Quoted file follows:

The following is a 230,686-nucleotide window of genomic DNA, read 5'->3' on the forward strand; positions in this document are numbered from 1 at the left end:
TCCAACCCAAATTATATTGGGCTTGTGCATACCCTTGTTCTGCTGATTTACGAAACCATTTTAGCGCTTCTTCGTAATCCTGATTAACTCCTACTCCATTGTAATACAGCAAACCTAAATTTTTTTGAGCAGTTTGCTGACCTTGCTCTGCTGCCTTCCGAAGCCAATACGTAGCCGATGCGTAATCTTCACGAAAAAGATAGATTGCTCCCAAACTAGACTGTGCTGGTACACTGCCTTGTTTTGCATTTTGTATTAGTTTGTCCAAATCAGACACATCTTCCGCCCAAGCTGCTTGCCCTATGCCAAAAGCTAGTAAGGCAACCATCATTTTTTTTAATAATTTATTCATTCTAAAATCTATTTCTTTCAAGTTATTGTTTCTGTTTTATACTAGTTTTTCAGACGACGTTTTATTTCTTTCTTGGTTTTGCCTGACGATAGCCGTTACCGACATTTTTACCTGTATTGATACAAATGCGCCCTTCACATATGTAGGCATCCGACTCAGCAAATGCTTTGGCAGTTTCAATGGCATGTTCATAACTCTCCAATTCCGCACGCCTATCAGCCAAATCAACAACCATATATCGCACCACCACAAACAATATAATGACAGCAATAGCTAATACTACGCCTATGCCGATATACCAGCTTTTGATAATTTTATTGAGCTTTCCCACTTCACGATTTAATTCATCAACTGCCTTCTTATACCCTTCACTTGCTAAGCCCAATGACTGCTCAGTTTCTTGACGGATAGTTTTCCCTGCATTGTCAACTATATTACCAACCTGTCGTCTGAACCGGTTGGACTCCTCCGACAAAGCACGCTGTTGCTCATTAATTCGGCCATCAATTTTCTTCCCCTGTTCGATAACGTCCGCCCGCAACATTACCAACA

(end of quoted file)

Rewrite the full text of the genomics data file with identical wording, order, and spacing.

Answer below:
The following is a 230,686-nucleotide window of genomic DNA, read 5'->3' on the forward strand; positions in this document are numbered from 1 at the left end:
TCCAACCCAAATTATATTGGGCTTGTGCATACCCTTGTTCTGCTGATTTACGAAACCATTTTAGCGCTTCTTCGTAATCCTGATTAACTCCTACTCCATTGTAATACAGCAAACCTAAATTTTTTTGAGCAGTTTGCTGACCTTGCTCTGCTGCCTTCCGAAGCCAATACGTAGCCGATGCGTAATCTTCACGAAAAAGATAGATTGCTCCCAAACTAGACTGTGCTGGTACACTGCCTTGTTTTGCATTTTGTATTAGTTTGTCCAAATCAGACACATCTTCCGCCCAAGCTGCTTGCCCTATGCCAAAAGCTAGTAAGGCAACCATCATTTTTTTTAATAATTTATTCATTCTAAAATCTATTTCTTTCAAGTTATTGTTTCTGTTTTATACTAGTTTTTCAGACGACGTTTTATTTCTTTCTTGGTTTTGCCTGACGATAGCCGTTACCGACATTTTTACCTGTATTGATACAAATGCGCCCTTCACATATGTAGGCATCCGACTCAGCAAATGCTTTGGCAGTTTCAATGGCATGTTCATAACTCTCCAATTCCGCACGCCTATCAGCCAAATCAACAACCATATATCGCACCACCACAAACAATATAATGACAGCAATAGCTAATACTACGCCTATGCCGATATACCAGCTTTTGATAATTTTATTGAGCTTTCCCACTTCACGATTTAATTCATCAACTGCCTTCTTATACCCTTCACTTGCTAAGCCCAATGACTGCTCAGTTTCTTGACGGATAGTTTTCCCTGCATTGTCAACTATATTACCAACCTGTCGTCTGAACCGGTTGGACTCCTCCGACAAAGCACGCTGTTGCTCATTAATTCGGCCATCAATTTTCTTCCCCTGTTCGATAACGTCCGCCCGCAACATTACCAACA